Not being at all possessed of a green thumb I was at a loss when envisioning how we could make lemonade out of the lemon but my sister, who never met a plant she couldn’t nurture and grow came to my rescue. The day we picked blueberries we went to a nursery and bought flowers.

Then Lucy showed me how to pot them and I water the flowers twice a day. The porch faces the west so the flowers are exposed to direct sunlight. Most of them are making it.

We don’t have shade on the porch until the afternoon. But the afternoon and evening are the best time anyway.

Real landscaping will happen one of these days but until then at least, I have pots on the porch.

19 Jul 2008 02:14 pm


A beautiful white flower at the baseball park in Bentonville, Arkansas.


My sister, Lucy with a mural painted on the side of a building in downtown Bentonville, Arkansas. The mural celebrates the pioneers who settled in the rocky land in the far north of Arkansas.


Confederate Monument in the Bentonville town square.


Sam Walton’s original store on the town square in Bentonville, Arkansas which now traces the origin and growth of Wal-Mart.


Display case inside the Walton Museum reveals promotional items and slogans used by Wal-Mart. Yes we can was one such slogan. Uh oh, Barack.

Last weekend I was in Bentonville, Arkansas to attend my nephew, Kevin’s baseball tournament. In between games my sister and I took in the sights, shopped a little, found my great great grandparent’s gravesite in the Bentonville Cemetery and went to Crystal Bridges at the Massey, the fore-runner to Crystal Bridges, a museum of American Art which will open in 2010. The museum is the brain child of Alice Walton, daughter of Sam Walton and will be an amazing and wonderful repository of American art.

Sam and Helen Walton are buried in the same cemetery as were my great great grandparents in a small plot with simple headstones. Sam Walton created massive wealth through his capitalistic endeavors and according to my anecdotal evidence, Wal-Mart doesn’t seem to be suffering from the economic woes of this present day.

My husband and I were at Wal-Mart just last evening to buy a new microwave oven. The store was packed with people. Every cash register was open and there were lines at each one.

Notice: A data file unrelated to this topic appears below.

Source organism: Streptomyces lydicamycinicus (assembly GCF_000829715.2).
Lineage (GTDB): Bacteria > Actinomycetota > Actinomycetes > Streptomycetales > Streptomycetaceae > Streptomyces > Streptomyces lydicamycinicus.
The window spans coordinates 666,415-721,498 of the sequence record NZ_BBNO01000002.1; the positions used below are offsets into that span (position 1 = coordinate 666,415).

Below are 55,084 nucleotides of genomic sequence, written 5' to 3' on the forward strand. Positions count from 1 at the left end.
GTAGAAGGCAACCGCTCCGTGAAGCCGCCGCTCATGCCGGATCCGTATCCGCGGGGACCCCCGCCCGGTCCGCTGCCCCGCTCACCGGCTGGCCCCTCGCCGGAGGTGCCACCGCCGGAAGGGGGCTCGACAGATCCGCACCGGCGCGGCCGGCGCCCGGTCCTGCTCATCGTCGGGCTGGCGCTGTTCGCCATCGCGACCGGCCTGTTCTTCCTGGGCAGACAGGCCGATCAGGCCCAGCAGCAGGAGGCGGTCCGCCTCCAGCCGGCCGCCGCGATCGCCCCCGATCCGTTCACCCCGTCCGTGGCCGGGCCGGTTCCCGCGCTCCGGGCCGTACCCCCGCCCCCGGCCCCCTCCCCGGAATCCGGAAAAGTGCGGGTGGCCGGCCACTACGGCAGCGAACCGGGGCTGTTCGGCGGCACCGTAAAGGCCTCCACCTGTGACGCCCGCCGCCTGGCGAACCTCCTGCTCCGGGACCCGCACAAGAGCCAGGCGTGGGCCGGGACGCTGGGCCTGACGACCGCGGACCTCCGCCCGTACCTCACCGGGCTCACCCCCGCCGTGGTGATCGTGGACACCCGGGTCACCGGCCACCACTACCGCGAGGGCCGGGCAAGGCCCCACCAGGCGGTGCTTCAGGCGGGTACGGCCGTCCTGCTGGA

Bentonville, Arkansas was once just a little town, the entry to Arkansas from the north but now, it’s the center of the booming northwest area of Arkansas.

All of this growth came from the innovative mind of Sam Walton. Now that his daughter is endeavoring to create a cultural hub in small but wakeful Bentonville, big city art snobs are appalled, calling Alice Walton a hovering culture vulture.

As if great art was only meant to be viewed by urbanites.

I find it appropriate and wonderful news that our little corner of the world will be blessed with an art museum of such significance. My late great Aunt Imy, a wonderful artist, was instrumental along with her husband, my Uncle Eddie in establishing the War Eagle Art Fair and the Bella Vista Art and Crafts Festival as well as the clothesline art fair in Pea Ridge, Arkansas.

Naomi Ruth Ivy Mackey taught art in Rogers, Arkansas and was an inspiration and art mentor to me. The first time I ever had artwork in an exhibition I was fifteen and my art was exhibited in Bella Vista, thanks to my Aunt Imy. I’ve written about my aunt before in this post. If she were with us today she would definitely be involved in the development of Crystal Bridges. Crystal Bridges is named for the small lake that is nearby.

Bentonville and the northwest area of Arkansas have always been a bastion of art and artists. The entire town of Eureka Springs (not far from Bentonville) is on the National Register of Historic Places and is an active artist colony. Yes, there is a lot of country crafts and hillbilly art in Northwest Arkansas but there are also some excellent fine artists. I haven’t yet discovered any artist in Northwest Arkansas who has created a Madonna and Child out of elephant dung however. (Of course, there could be some in Little Rock.)

I will admit there are a lot of great artists in Little Rock. Check out Charlie Palmer.

Come to think of it, the urbanite snobs of New York and Philadelphia might want to get out of the gritty cities and come see the wealth of art that already exists in Northwest Arkansas and Bentonville in particular.

I must study politics and war that my sons may have liberty to study mathematics and philosophy. My sons ought to study mathematics and philosophy, geography, natural history, naval architecture, navigation, commerce, and agriculture, in order to give their children a right to study painting, poetry, music, architecture, statuary, tapestry, and porcelain.